Projects per year
This article argues that grassroots sustainable economy movements re-tell (or re-story) time as a core part of their activities. Rather than conforming to proposals for more ‘sustainable times’ that are prominent within sustainable economies literatures, the process of retelling time represents complex efforts to coordinate between disparate values, meanings, actors and hierarchies. I initially set out a typology of ‘temporal counter-narratives’ which have been suggested will better support sustainability, namely (1) long-term thinking, (2) critiques of growth over time, (3) slowing down, (4) cyclical temporalities, and (5) increased discretionary time. Drawing on materials from a field philosophy project, I note some minimal take-up of these narratives. However, by looking at three specific cases I suggest that the binary thinking encouraged by sustainable times (e.g. fast/slow, short-term/long-term) does not capture the everyday challenges of building more sustainable livelihoods. Instead these cases highlight the importance of developing better understandings of how grassroots actors coordinate their activities across multiple kinds of times, and the opportunities and pitfalls that accompany these efforts.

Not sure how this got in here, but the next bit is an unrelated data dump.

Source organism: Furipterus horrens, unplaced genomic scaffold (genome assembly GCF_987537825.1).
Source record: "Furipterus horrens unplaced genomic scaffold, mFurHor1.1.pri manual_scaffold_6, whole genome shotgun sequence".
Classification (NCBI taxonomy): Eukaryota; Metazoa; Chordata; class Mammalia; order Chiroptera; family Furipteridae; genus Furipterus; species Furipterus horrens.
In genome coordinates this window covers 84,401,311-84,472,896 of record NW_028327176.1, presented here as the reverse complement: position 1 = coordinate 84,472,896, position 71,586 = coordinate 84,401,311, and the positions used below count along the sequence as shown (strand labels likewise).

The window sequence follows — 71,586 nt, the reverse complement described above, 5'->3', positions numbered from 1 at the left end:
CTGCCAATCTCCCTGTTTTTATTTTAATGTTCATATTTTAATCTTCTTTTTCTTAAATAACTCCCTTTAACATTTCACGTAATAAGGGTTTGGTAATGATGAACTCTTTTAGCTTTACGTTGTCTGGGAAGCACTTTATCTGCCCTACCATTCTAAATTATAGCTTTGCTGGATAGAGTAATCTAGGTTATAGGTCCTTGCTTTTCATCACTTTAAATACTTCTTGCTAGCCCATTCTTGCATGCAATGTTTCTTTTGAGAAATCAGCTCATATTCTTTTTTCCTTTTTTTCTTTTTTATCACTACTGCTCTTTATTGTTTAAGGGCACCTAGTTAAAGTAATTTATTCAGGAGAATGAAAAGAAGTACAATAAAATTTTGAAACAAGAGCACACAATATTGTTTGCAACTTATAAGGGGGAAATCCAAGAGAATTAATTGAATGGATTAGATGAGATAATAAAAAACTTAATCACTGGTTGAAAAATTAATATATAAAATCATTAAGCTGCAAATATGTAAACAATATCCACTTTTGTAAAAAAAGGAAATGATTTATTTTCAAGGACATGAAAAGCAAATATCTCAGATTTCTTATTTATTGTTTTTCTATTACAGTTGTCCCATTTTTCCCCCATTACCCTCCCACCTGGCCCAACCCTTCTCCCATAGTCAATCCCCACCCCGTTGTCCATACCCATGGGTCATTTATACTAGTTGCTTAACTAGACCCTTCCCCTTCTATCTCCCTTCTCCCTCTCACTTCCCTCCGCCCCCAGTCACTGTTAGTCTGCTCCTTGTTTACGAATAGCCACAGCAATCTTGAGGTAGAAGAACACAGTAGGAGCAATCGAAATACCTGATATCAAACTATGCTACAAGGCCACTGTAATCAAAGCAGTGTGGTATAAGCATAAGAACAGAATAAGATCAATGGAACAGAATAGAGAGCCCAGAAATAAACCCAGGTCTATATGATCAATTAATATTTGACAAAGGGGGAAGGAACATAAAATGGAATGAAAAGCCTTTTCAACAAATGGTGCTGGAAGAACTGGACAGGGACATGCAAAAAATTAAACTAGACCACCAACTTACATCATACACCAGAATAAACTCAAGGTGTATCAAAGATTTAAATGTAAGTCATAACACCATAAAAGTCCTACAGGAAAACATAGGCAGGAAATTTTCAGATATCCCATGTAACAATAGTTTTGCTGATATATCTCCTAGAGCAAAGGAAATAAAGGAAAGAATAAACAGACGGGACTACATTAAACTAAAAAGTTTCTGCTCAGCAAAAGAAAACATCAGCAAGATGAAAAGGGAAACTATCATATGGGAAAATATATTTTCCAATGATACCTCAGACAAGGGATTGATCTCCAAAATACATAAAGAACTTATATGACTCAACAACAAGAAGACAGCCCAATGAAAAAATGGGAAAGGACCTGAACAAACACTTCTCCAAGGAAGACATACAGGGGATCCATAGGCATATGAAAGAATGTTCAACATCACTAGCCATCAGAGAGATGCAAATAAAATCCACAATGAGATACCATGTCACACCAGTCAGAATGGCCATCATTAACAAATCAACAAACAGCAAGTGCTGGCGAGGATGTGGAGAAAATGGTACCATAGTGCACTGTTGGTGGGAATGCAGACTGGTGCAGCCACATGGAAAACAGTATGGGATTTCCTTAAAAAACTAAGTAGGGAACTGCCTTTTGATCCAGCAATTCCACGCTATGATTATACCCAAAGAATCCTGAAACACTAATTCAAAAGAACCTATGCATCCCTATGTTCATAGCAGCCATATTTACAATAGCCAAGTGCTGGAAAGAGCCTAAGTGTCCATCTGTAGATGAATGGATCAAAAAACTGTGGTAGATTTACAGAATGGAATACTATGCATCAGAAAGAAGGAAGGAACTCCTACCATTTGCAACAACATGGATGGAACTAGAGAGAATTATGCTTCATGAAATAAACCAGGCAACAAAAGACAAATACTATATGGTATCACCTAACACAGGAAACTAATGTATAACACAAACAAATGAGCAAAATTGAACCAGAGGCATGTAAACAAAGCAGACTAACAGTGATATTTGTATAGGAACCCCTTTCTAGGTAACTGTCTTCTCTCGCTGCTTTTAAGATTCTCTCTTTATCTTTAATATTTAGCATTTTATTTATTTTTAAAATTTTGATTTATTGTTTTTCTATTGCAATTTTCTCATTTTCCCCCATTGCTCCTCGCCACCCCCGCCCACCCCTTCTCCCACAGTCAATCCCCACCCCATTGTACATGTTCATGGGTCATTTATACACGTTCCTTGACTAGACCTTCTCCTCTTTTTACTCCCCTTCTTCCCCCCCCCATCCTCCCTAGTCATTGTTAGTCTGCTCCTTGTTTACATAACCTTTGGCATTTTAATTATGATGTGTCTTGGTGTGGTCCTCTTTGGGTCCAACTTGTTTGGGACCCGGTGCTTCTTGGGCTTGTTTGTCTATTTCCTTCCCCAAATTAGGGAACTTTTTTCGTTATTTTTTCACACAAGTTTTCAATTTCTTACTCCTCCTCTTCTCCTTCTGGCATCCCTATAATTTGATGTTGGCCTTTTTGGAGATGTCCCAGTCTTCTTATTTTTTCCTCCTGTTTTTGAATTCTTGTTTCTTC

|Early online date||1 Apr 2019|
|Publication status||Published - May 2019|
- sustainable economies
- social time
- long-term thinking
- field philosophy
- grassroots innovations
FingerprintDive into the research topics of 'Retelling time in grassroots sustainable economy movements'. Together they form a unique fingerprint.
- 1 Finished
Making Time: Exploring the emergent times of alternative economies. Grant Ref: AH/K005553/1
1/02/13 → 31/10/13
- Edinburgh College of Art - Chancellor's Fellow (Senior Lecturer)
Person: Academic: Research Active